I did a mad dash backstage at Richard Nicoll and without reading the show notes of his S/S 12 collection, it had already sent a ton of things crashing through my head – Laura Palmer shrouded in plastic in Twin Peaks, chicks in 60s flicks (or portrayals of the 60s) wearing lingerie and night gowns that are so pouffy and voluminous that any sexiness that was there is duly negated, the Jetsons, nan's bathroom (I hate to generalise but let's just say most grandma's bathrooms of a certain generation just veer towards a certain sickly pastel palette), Sweet Valley High book covers, taxi seat covers in Tokyo‚Ä¶
That was the rushed head spin that Nicoll's collection put me through backstage. It would be too simple to read the hazy florals, the candy colours and the floral devour as a purely prim n' proper tale. Then again, as the season went on, beyond Nicoll's collection, suddenly it seemed everyone was questioning femininity and what its surface ideals actually meant. Nicoll gets some say in this seasonal subject matter though and when you investigate one of his references for the collection, in the form of this video of actress Romy Schneider in the unfinished Henri-Georges Clouzot film L'Enfer, suddenly a telling light is shed. All that PVC shrouding the sickly sweet materials is echoed in the plastic wrap suffocating Schneider (no wonder the collection twigged Laura Palmer in my head). The pyjama prints, the slinky she's pushing down her slip dress, the blue lipstick and the sensual yet sinister sheen of Schneider are all similarly worked into the collection.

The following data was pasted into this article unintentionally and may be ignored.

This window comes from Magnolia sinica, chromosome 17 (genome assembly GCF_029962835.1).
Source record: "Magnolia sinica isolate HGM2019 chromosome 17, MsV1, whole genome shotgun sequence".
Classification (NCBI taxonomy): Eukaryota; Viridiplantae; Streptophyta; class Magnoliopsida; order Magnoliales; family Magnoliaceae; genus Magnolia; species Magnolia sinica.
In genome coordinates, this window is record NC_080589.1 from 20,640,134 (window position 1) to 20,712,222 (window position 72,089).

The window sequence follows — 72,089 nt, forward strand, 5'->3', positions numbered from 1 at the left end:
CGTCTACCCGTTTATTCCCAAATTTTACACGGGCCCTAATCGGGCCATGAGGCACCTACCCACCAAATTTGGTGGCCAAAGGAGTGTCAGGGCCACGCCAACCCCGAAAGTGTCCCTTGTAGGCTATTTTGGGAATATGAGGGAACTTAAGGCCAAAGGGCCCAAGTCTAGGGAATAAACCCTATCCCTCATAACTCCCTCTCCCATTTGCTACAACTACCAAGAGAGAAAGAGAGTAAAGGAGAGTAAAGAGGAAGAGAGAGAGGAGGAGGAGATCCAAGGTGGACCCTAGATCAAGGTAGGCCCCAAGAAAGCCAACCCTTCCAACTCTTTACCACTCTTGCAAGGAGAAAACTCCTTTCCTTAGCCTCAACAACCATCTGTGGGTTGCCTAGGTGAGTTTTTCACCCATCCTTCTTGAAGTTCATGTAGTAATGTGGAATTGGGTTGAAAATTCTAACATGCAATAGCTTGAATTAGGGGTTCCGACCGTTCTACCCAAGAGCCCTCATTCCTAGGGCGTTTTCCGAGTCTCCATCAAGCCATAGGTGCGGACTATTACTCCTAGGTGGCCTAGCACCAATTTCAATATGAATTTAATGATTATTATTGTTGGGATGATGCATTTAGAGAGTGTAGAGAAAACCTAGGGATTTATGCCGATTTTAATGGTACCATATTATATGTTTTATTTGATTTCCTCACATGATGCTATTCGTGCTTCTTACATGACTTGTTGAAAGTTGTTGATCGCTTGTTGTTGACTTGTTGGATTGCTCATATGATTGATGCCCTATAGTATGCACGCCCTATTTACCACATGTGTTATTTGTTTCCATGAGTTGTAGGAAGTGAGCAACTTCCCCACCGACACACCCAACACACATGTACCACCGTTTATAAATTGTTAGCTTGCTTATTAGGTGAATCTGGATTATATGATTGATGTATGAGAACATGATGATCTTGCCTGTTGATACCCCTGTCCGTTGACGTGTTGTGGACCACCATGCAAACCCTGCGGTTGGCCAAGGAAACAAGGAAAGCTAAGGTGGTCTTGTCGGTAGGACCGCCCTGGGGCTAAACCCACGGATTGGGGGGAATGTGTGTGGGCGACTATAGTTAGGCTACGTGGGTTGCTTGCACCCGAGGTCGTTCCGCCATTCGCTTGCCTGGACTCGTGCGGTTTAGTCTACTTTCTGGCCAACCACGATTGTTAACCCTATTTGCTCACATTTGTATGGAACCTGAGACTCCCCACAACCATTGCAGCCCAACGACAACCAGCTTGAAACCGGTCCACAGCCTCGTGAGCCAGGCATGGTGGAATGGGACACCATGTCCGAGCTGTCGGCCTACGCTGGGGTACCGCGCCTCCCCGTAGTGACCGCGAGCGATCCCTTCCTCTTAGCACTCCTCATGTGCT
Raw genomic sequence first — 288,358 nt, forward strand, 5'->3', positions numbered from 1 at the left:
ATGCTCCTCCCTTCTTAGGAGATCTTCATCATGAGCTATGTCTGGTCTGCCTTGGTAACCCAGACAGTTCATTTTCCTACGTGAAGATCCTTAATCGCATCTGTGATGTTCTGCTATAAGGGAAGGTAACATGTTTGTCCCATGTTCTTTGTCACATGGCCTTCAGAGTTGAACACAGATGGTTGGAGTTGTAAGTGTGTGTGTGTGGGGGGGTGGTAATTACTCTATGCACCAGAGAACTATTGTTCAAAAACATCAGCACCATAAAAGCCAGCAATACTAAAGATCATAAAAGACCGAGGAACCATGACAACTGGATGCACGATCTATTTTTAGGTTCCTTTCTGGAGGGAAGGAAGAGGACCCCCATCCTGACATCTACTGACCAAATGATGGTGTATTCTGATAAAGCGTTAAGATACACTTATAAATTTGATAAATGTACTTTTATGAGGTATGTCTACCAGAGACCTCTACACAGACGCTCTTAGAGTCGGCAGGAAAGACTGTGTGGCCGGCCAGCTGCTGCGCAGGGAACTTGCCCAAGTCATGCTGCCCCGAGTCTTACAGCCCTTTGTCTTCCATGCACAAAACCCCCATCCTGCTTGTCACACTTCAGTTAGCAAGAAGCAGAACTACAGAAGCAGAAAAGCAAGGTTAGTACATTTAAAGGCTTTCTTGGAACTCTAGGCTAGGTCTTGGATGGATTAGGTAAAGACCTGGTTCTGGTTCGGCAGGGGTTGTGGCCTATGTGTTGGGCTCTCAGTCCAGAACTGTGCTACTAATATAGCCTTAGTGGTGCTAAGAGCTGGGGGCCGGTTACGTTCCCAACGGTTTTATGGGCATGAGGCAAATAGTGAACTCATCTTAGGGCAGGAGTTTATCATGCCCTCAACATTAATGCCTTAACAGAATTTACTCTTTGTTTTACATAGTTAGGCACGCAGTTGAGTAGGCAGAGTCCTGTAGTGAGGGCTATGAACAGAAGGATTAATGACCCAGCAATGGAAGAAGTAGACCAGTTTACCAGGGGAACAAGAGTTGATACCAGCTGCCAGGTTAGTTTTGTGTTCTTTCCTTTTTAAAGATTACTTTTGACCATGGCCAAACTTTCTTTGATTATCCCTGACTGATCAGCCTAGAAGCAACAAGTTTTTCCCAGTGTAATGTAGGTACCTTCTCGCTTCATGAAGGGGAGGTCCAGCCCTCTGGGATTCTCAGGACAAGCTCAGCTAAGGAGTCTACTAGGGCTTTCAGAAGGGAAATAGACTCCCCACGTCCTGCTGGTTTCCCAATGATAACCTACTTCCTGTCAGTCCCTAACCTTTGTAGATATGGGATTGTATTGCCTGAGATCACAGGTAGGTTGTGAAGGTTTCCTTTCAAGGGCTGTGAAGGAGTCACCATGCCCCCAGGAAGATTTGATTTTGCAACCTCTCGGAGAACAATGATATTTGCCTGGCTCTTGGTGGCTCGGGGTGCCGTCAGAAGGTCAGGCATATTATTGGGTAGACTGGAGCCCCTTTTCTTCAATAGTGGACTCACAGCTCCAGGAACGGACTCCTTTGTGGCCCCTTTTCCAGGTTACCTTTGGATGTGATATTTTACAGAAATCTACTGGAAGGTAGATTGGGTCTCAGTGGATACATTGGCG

The idea of obscure arthouse referencing might sound poncy but upon seeing this powerful bit of footage, it's easy to see why Nicoll would have fallen for it as inspiration fodder. That it translated into the sort of separates that Nicoll has made his bread and butter from is a bonus – lurex sweaters, chiffon tees, liquid lame tunics, chiffon pyjama trousers, matching blouses and slip dresses are just some of the layering goods that's on offer with the addition of the more challenging PVC overlays and hooped skirts that I suspect are more for making a point about 60s feminine futurism rather than an actual real working wardrobe proposition. That said I'm personally not one to say no to a hooped skirt re-imagined for the 21st century. Especially when they encase the legs like romantic mosquito bed nets. The secret is out… cheesy veils on beds are my weakness‚Ä¶